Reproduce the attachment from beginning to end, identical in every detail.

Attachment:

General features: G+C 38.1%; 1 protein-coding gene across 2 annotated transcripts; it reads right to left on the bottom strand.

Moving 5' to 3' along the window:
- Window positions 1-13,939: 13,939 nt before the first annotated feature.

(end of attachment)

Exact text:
General features: G+C 38.1%; 1 protein-coding gene across 2 annotated transcripts; it reads right to left on the bottom strand.

Moving 5' to 3' along the window:
- Window positions 1-13,939: 13,939 nt before the first annotated feature.